Monday, February 26, 2007

Ninjas are Everywhere!

Last fall, I learned a bit more about ninjitsu techniques than I wanted -- some details are better left unknown. Yuk. But I certainly will remember the ninja research paper!

And now, more ninjitsu in the library . . .

create your own at

And, on YouTube

Can't wait for Episode 2.

Tuesday, February 20, 2007

A Library on Four Legs

Have you ever benefited from a bookmobile? In my small Alabama town, the bookmobile came from the county seat (17 miles away) once a week in the summer, and it was a big deal to be able to browse and check out new reading (at 12, I confess, it was often the Harlequin Omnibus -- three in one volume!)

Now imagine living in the dry bush in Africa, and the bookmobile coming, not in a van, but on the back of a camel. The is the setting of a new novel by author Masha Hamilton, and she didn't make it up. There is a real Camel Bookmobile, operating in northeastern Kenya near the border with troubled Somalia. And they take donations, through a Camel Book Drive coordinated by Ms. Hamilton. Most popular? Children's storybooks, followed by general fiction and non-fiction. English is one of Kenya's main languages; the bookmobile carries books in Swahili and English.

What a cool project for a child looking to clear out a bookshelf of wonderful but outgrown books! Or a book club, or school service group. Don't let postage worries stop you -- send shipments by economy book rate, and the Post Office says it will cost $11.55 for the first eleven pounds, and $1.05 for each pound thereafter. The address, photos and additional information are posted at the Camel Book Drive website.

Compared to spending $$ on New York Times ads, this is a fabulous way to publicize a new novel and do good at the same time. The Paideia Library will be sending a box soon.

Oh, and The Camel Bookmobile is to be released in April 2007.

Tuesday, February 13, 2007

What Do You Think?

Also at YouTube

Do you 2.0?
Why not?

Reading Across Borders Book #3
The Pull of the Ocean

Did you ever read a rave-reviewed, award-winning book and feel really stupid because you just don't get it? That's how I'm feeling about this little book by Jean-Claude Mourlevat. It's translated from French (thereby qualifying for the challenge), and won France's Prix Sorcieres (an annual prize for children's literature) in 2000. It's not bad, it's quite OK, but I just didn't finish it with the Wow! that I'd expect from a star.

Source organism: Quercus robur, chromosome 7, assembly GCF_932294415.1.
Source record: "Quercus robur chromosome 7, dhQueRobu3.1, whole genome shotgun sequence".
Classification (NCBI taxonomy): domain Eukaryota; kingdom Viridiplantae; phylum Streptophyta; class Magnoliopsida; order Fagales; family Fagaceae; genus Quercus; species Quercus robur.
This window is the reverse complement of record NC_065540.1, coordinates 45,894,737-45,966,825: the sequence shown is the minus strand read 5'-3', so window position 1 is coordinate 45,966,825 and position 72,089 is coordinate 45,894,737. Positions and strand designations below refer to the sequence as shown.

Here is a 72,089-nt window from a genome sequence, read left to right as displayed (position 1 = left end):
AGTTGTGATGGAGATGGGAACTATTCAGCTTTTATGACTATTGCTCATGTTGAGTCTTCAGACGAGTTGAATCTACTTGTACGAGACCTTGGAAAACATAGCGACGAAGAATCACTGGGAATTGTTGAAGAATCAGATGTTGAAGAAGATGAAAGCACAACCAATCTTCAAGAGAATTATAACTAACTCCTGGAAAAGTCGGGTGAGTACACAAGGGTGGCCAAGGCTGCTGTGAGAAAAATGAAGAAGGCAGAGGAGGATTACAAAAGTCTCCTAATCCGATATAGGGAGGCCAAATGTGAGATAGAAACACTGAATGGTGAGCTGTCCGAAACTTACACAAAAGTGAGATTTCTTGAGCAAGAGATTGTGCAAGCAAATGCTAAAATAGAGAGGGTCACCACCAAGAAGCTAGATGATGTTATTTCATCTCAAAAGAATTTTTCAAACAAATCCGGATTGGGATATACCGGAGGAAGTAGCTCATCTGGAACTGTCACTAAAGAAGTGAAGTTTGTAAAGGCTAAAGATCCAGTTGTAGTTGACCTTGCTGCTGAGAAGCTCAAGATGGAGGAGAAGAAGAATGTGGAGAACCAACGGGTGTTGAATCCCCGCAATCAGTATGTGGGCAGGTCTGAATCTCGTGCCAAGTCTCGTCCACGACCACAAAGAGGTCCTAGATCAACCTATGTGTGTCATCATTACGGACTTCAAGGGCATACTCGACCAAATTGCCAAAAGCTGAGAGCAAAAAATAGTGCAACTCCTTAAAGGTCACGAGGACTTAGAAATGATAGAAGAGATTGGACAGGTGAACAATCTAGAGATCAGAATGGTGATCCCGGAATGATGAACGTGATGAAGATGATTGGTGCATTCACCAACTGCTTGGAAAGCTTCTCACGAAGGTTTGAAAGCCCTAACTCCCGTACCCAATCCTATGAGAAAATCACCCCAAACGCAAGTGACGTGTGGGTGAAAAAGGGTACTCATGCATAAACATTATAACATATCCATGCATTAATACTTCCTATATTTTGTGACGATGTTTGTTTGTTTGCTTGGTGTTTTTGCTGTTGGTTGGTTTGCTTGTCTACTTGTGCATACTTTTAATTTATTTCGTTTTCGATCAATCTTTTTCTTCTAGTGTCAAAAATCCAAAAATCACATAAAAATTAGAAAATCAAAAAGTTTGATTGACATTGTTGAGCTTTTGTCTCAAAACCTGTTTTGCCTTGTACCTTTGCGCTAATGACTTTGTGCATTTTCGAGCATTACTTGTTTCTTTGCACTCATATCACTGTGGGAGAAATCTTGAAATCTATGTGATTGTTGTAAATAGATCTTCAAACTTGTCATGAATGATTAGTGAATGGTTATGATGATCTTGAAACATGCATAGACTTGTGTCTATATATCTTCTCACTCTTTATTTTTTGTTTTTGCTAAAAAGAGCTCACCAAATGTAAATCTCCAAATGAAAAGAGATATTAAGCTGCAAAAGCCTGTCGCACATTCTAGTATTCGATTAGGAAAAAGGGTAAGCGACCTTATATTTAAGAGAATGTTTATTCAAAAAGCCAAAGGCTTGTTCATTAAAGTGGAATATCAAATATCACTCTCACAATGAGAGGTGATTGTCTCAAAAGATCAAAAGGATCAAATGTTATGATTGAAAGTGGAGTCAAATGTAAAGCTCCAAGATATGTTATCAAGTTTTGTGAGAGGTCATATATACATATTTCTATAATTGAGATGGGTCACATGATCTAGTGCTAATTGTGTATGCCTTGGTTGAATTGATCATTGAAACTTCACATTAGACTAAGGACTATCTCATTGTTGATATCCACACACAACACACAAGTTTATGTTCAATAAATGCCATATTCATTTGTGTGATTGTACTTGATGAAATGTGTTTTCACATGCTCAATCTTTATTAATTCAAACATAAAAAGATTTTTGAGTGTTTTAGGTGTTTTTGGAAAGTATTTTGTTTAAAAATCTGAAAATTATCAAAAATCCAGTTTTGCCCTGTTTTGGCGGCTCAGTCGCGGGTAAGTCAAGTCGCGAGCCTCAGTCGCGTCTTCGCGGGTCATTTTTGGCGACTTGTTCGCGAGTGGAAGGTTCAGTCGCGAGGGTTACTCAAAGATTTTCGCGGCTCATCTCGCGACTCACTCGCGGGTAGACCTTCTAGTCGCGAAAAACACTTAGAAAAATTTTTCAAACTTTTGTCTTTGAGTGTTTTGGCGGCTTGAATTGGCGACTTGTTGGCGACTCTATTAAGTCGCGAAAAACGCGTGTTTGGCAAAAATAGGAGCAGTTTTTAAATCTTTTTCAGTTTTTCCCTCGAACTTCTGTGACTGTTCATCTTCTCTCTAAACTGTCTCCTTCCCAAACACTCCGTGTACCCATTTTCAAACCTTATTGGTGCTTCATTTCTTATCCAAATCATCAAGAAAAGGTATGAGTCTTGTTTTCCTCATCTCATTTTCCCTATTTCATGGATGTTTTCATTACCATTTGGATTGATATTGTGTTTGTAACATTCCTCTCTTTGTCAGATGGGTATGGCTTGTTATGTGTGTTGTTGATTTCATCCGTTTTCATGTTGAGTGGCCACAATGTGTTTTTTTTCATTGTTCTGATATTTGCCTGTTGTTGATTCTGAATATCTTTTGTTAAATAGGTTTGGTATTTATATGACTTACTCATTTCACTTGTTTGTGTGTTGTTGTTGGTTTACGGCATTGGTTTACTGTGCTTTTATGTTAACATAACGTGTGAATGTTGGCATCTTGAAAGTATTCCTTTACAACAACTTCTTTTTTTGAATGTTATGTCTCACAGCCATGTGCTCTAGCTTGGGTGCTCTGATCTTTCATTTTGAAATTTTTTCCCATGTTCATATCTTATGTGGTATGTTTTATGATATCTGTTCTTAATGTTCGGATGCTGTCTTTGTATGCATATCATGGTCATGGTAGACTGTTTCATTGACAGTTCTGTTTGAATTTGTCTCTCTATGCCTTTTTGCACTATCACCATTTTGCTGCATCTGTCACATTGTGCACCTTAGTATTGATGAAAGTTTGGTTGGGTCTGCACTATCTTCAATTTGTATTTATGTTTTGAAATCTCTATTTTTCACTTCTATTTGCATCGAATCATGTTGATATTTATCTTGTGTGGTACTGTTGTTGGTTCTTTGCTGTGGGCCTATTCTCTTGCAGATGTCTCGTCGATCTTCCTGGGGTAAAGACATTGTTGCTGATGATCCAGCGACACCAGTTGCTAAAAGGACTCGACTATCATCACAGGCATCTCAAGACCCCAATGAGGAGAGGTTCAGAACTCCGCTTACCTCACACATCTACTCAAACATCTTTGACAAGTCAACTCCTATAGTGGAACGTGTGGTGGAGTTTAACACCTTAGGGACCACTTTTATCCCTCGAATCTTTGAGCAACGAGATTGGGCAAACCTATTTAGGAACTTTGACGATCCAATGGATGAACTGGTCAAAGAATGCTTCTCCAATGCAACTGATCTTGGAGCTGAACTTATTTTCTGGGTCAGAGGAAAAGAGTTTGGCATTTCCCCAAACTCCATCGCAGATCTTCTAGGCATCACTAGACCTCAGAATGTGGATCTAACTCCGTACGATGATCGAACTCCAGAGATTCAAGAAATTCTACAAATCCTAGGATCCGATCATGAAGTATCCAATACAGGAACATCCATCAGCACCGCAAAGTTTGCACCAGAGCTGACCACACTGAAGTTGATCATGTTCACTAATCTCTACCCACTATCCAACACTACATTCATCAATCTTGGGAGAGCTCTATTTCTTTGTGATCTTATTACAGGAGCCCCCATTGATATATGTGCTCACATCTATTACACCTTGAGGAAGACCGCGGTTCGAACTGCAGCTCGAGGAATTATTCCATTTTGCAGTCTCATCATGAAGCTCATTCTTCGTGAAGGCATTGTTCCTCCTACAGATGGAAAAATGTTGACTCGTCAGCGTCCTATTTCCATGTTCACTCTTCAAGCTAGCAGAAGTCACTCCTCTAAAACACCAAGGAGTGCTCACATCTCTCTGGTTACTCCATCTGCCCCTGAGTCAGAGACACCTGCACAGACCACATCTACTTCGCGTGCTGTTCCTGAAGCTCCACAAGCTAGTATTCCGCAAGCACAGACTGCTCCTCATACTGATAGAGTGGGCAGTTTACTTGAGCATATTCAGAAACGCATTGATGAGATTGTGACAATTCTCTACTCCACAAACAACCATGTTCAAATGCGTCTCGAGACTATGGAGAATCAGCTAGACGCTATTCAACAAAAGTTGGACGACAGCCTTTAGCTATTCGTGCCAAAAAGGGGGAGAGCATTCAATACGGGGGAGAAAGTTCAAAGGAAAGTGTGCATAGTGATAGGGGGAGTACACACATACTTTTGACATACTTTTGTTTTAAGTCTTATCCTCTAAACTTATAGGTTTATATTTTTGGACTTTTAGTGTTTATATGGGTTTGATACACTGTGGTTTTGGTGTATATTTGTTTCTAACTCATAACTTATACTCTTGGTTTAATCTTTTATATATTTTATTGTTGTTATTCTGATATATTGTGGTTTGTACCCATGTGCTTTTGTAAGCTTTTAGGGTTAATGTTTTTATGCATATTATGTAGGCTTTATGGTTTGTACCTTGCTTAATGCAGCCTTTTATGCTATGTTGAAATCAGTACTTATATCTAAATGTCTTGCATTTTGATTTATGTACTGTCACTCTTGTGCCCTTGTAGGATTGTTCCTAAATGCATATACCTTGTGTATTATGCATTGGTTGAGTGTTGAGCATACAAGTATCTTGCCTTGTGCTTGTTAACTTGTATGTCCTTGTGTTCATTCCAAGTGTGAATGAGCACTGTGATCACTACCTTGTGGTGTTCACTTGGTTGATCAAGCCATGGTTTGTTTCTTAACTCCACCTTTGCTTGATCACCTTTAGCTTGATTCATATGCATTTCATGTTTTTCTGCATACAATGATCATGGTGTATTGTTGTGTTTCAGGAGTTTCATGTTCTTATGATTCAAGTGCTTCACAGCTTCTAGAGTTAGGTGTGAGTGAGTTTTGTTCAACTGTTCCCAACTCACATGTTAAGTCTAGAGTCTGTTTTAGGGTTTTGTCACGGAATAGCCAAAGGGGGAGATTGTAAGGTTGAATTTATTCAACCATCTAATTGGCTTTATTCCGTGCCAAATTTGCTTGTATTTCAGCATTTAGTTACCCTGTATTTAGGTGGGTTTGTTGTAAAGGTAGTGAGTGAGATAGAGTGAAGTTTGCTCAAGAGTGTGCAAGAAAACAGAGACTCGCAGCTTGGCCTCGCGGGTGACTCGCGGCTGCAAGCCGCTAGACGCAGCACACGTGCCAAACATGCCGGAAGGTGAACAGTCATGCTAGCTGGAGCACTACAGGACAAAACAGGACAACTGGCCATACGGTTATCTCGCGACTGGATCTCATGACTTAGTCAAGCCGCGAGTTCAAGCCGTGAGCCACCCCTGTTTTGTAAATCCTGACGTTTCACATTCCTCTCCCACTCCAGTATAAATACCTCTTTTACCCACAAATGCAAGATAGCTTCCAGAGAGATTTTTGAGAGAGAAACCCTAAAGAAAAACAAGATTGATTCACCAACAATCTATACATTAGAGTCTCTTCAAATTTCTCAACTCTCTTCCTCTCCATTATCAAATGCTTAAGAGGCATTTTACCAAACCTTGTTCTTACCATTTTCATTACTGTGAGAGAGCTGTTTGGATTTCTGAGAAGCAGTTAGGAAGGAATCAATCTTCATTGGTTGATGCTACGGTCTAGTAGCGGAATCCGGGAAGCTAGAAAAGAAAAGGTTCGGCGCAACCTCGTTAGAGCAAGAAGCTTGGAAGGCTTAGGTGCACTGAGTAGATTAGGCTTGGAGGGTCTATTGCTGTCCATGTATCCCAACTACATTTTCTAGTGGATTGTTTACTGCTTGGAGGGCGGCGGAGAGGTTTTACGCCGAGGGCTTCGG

The seven sons of a rough, brutish farmer & his wife run away from home one night. Yann, the youngest, is mysterious, all-knowing, mute and tiny -- at 10 he is only two feet tall. The other six are three pairs of twins. The story is told in retrospect, through the accumulated accounts of each brother, their parents, and various other participants and witnesses. At the end, Yann has disappeared for good. Was he a real boy? or a fairy tale character?

Oh well. A book for every reader, a reader for every book. To be fair, check the links below for reviews from others who got the Wow! that I missed:

School Library Journal
Amoxcalli (a book blog)
The Philadelphia Enquirer online

Monday, February 12, 2007

Reading Across Borders Book #2
Far and Beyon'

I finished my second qualifying Reading Across Borders challenge book this weekend. Far and Beyon' is the first novel by Unity Dow, the first female High Court Judge ever appointed in Botswana. Before this position, she practiced as an activist attorney focused on legal rights for women and children. The main characters in the novel are Mara, a traditional woman who has just lost two sons to AIDS; her son Stan, who seems to be adopting the white culture and values of a benevolent schoolteacher; and her daughter Mosa, who rails against the opression of women in the traditional ways, but who also wants to stand strong as a black Botswanan woman. The book really becomes Mosa's story about halfway through.

This novel is not great literature, though the story is compelling. The writing is flat and preachy in sections, and lawyer speeches poorly disguised as conversations between a teenaged brother and sister. Still, it's worth reading for the stark yet hopeful portrait of life in Botswana, a much less rosy picture than that of Alexander McCall Smith's Mma Ramotswe novels (The No. 1 Ladies Detective Agency and sequels, which I've thoroughly enjoyed). Given the author's credentials, I'm sure the facts are accurate, and the situations endured by the girls and women are true-to-life. The novel is also a good companion to a wonderful YA novel, Chanda's Secrets by Allan Stratton, which tells of the debilitating shame and secrecy surrounding HIV/AIDS in Africa.

Friday, February 9, 2007

Please Bury Me in the Library

Please bury me in the library
In the clean, well-lighted stacks

Of Novels, History, Poetry,

Right next to the Paperbacks,

Where the Kids' Books dance

With True Romance

And the Dictionary dozes.

Please bury me in the library

With a dozen long-stemmed proses.

Way back by a rack of Magazines,

I won't be sad too often,

If they bury me in the library

With Bookworms in my coffin.

from Please Bury me in the Library,
a picture book of poetry by J. Patrick Lewis
illustrated by Kyle M. Stone

Friday, February 2, 2007

Alphabet Soup!

Isn't it cool? These images were created at -- there are lots of other customizable image generator choices. Go wild!